Certain ends have achieved the status of being above criticism in our democracy. It has been thirty years since any mainstream figure has felt entitled to disagree with racial equality as a goal, for example. (For a brief period of intoxication after the 1994 elections, hatred almost became respectable again.) When ends become unassailable, those who oppose them restrict themselves to attacking the means we use to achieve these sanctified ends. Thus, affirmative action is attacked as reverse racism or as ineffective by people who would never publicly admit that they disagree with the goals to be attained.
"Aid to Families With Dependent Children" (AFDC), popularly known as "welfare", went in the last few years from a core guarantee (as it had been for six decades since the New Deal) to an embarassment with no defenders; a Democratic president jettisoned it with no protest from his party, replacing it with block grants. Most of the highly public, seemingly incontestable attack on AFDC that resulted in its destruction was aimed at the means, not at the ends, as usual. AFDC, it was said, didn't promote work or the work ethic, and created--a term we heard endlessly--a "culture of dependency." The weak, passive and mealy-mouthed defenders of the program could come up with nothing better than "mend it, don't end it." Illustrating the old adage that the battle is usually won by the party selecting the ground, AFDC proponents fell in neat rows before the "culture of dependency" argument.
In more virile times, defenders of AFDC would have selected a better strategy: expose the means/ends blur. What the public debate should have been about was whether we are a compassionate people or not. If the answer to this question is Yes, then the means debate is simplified--it is carried on in good faith among people who really want to find an answer. In such a climate, good answers--or at least good experiments--are easy to find. Fear, uncertainty, and doubt only set in when we are not really talking about what we are talking about--when the means debate is really a discussion about ends, but no-one will say the word. In fact, in such times, the spectacle of Newt Gingrich and the Contract Republicans talking of "compassion" raises the spectre of Lewis Carroll's walrus and carpenter walking down the beach with the young oysters to "talk of many things." At the end of the poem, the walrus and carpenter are weeping tenderly for the oysters, after having eaten them.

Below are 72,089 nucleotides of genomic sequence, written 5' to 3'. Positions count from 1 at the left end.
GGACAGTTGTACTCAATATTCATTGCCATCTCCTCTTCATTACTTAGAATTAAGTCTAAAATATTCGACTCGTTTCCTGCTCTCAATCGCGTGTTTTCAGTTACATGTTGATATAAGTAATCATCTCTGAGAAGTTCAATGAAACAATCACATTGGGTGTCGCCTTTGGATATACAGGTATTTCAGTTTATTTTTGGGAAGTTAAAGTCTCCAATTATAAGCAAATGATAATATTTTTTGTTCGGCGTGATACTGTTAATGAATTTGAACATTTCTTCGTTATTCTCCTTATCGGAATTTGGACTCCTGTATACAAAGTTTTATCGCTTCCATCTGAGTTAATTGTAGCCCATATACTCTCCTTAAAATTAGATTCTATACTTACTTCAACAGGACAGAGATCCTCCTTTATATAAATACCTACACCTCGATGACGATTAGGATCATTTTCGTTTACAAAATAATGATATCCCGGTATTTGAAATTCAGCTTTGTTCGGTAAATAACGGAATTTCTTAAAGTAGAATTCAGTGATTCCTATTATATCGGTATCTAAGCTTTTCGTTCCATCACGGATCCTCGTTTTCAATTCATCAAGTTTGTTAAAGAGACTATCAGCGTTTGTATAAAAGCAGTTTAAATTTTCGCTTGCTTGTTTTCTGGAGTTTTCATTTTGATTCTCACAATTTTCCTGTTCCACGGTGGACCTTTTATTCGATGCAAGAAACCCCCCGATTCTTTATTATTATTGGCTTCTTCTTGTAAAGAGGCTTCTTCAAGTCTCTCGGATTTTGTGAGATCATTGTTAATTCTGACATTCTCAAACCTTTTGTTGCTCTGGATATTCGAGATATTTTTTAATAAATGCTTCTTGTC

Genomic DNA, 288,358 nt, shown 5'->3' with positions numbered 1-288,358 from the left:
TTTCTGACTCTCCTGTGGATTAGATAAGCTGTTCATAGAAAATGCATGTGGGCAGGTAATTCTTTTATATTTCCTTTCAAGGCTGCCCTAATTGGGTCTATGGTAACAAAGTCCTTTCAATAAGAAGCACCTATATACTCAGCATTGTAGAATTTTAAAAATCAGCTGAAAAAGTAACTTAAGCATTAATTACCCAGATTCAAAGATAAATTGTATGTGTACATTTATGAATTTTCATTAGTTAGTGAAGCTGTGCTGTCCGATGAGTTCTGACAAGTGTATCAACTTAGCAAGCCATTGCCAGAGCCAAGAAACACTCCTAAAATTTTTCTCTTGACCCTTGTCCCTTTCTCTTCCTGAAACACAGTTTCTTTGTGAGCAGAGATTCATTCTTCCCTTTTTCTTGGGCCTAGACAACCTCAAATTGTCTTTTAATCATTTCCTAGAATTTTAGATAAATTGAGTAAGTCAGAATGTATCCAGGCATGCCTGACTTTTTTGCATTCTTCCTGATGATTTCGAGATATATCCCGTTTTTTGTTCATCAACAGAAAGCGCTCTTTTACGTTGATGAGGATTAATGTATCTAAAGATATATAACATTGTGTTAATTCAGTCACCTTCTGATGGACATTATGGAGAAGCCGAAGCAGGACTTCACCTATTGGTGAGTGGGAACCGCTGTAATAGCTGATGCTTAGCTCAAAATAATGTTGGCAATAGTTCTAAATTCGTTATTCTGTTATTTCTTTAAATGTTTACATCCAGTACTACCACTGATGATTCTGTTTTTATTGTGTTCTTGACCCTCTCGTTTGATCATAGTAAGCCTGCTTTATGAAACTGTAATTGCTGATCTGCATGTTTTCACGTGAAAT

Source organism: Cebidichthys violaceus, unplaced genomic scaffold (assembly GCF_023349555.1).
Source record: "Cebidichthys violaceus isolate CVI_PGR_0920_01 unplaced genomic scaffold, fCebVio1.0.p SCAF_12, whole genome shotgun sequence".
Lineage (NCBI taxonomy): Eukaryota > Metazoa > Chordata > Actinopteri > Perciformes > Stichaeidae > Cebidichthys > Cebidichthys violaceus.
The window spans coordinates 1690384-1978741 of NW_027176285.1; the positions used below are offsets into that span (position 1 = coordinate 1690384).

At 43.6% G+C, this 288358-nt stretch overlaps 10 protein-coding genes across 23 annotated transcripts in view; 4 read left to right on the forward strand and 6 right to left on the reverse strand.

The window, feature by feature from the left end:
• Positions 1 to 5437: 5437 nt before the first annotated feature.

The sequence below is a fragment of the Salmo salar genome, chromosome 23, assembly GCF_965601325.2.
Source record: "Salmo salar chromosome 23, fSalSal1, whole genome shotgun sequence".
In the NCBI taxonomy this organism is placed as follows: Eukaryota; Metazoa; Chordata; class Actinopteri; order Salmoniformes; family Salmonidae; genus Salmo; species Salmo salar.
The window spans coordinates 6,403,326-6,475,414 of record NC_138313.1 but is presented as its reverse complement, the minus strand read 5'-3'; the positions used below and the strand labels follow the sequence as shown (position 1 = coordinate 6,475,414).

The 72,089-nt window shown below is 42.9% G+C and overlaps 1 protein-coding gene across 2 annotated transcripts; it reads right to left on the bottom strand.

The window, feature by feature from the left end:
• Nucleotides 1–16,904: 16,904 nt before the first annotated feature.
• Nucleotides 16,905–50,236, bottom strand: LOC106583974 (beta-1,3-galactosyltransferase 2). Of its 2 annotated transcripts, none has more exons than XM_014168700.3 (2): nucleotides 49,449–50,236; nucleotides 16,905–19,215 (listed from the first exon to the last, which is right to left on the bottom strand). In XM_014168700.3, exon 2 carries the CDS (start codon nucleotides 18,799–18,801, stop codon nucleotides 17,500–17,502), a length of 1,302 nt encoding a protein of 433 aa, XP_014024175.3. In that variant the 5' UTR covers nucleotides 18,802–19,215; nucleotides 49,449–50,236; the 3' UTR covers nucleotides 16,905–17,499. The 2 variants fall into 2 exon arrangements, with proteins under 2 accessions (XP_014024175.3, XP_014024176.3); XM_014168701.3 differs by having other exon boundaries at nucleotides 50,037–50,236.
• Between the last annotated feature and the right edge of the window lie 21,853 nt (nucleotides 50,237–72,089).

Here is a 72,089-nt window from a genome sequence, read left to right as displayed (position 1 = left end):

In his book, To Renew America, Gingrich says that welfare condemns "the poor--and particularly poor children--to being deprived of their basic rights as Americans":
The welfare state reduces the poor from citizens to clients. It breaks up families, minimizes work incentives, blocks people from saving and acquiring property, and overshadows dreams of a promised future with a present despair born of poverty, violence and hopelessness.
He concludes, with an unusual swell of bombast even for him: "We owe it to all young Americans in every neighborhood to save them from a system that is depriving them of their God-given rights to life, liberty and the pursuit of happiness." And he makes eight vague recommendations, which sound fine in principle until you realize that he is not actually proposing that we spend any money to accomplish them.
Gingrich's last hurrah, before he went mute during 1995 to avoid harming his party any worse than he already had, was to blame a grisly murder case that was in the headlines on the welfare culture. When the victim's parents pointed out that only the victim was on welfare--the murderers were not-- Gingrich stood exposed as a racist and fraud, a leading architect of the means/ends blur.
Gingrich approvingly cites Marvin Olasky's The Tragedy of American Compassion, a history of public assistance and private volunteerism in this country. Olasky's book, which encyclopedically and exhaustingly compiles anecdote after anecdote about American treatment of the deserving and undeserving poor, is a sermon for the converted. Useful and thought-provoking on a superficial level, the book relates stories of useful experiments such as missions where supplicants were asked to chop wood for a few hours before being entitled to receive food. Like Gingrich himself, Olasky never broaches the metadebate: Should we be compassionate, and, if so, what is the right way?